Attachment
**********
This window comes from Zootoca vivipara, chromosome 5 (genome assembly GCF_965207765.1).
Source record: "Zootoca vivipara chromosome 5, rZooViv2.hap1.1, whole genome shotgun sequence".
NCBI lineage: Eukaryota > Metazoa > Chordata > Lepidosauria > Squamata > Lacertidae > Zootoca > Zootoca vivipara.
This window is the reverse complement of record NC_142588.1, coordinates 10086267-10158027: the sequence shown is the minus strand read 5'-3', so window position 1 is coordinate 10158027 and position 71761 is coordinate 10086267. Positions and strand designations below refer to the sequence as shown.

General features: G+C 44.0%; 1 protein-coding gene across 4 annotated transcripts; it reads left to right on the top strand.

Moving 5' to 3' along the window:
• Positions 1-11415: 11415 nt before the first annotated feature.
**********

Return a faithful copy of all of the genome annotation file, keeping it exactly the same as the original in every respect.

This window comes from Zootoca vivipara, chromosome 5 (genome assembly GCF_965207765.1).
Source record: "Zootoca vivipara chromosome 5, rZooViv2.hap1.1, whole genome shotgun sequence".
NCBI lineage: Eukaryota > Metazoa > Chordata > Lepidosauria > Squamata > Lacertidae > Zootoca > Zootoca vivipara.
This window is the reverse complement of record NC_142588.1, coordinates 10086267-10158027: the sequence shown is the minus strand read 5'-3', so window position 1 is coordinate 10158027 and position 71761 is coordinate 10086267. Positions and strand designations below refer to the sequence as shown.

General features: G+C 44.0%; 1 protein-coding gene across 4 annotated transcripts; it reads left to right on the top strand.

Moving 5' to 3' along the window:
• Positions 1-11415: 11415 nt before the first annotated feature.